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PLoS Biol. 2005 Mar;3(3):e86. Epub 2005 Mar 1.

Shugoshin prevents dissociation of cohesin from centromeres during mitosis in vertebrate cells.

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  • 1Research Institute of Molecular Pathology, Vienna, Austria.

Abstract

Cohesion between sister chromatids is essential for their bi-orientation on mitotic spindles. It is mediated by a multisubunit complex called cohesin. In yeast, proteolytic cleavage of cohesin's alpha kleisin subunit at the onset of anaphase removes cohesin from both centromeres and chromosome arms and thus triggers sister chromatid separation. In animal cells, most cohesin is removed from chromosome arms during prophase via a separase-independent pathway involving phosphorylation of its Scc3-SA1/2 subunits. Cohesin at centromeres is refractory to this process and persists until metaphase, whereupon its alpha kleisin subunit is cleaved by separase, which is thought to trigger anaphase. What protects centromeric cohesin from the prophase pathway? Potential candidates are proteins, known as shugoshins, that are homologous to Drosophila MEI-S332 and yeast Sgo1 proteins, which prevent removal of meiotic cohesin complexes from centromeres at the first meiotic division. A vertebrate shugoshin-like protein associates with centromeres during prophase and disappears at the onset of anaphase. Its depletion by RNA interference causes HeLa cells to arrest in mitosis. Most chromosomes bi-orient on a metaphase plate, but precocious loss of centromeric cohesin from chromosomes is accompanied by loss of all sister chromatid cohesion, the departure of individual chromatids from the metaphase plate, and a permanent cell cycle arrest, presumably due to activation of the spindle checkpoint. Remarkably, expression of a version of Scc3-SA2 whose mitotic phosphorylation sites have been mutated to alanine alleviates the precocious loss of sister chromatid cohesion and the mitotic arrest of cells lacking shugoshin. These data suggest that shugoshin prevents phosphorylation of cohesin's Scc3-SA2 subunit at centromeres during mitosis. This ensures that cohesin persists at centromeres until activation of separase causes cleavage of its alpha kleisin subunit. Centromeric cohesion is one of the hallmarks of mitotic chromosomes. Our results imply that it is not an intrinsically stable property, because it can easily be destroyed by mitotic kinases, which are kept in check by shugoshin.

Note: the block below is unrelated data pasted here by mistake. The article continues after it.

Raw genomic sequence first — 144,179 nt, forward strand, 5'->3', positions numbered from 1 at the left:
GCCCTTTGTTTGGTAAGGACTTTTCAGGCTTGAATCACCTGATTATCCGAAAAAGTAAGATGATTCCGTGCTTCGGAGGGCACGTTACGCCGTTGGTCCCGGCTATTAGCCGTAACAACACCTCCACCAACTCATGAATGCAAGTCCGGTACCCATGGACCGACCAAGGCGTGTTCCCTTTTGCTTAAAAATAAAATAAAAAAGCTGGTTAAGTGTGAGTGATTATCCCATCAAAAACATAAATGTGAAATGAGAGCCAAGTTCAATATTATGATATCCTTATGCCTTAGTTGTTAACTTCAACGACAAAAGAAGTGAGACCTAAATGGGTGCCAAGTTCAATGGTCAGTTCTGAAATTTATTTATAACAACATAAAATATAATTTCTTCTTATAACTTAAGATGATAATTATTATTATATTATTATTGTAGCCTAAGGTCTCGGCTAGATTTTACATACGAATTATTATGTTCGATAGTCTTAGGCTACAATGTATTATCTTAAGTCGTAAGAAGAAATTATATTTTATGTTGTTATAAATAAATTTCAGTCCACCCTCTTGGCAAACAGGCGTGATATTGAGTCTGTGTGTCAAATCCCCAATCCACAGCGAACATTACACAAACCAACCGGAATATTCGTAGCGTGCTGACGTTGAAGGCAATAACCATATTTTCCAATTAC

PMID:
15737064
[PubMed - indexed for MEDLINE]
PMCID:
PMC1054882
Free PMC Article

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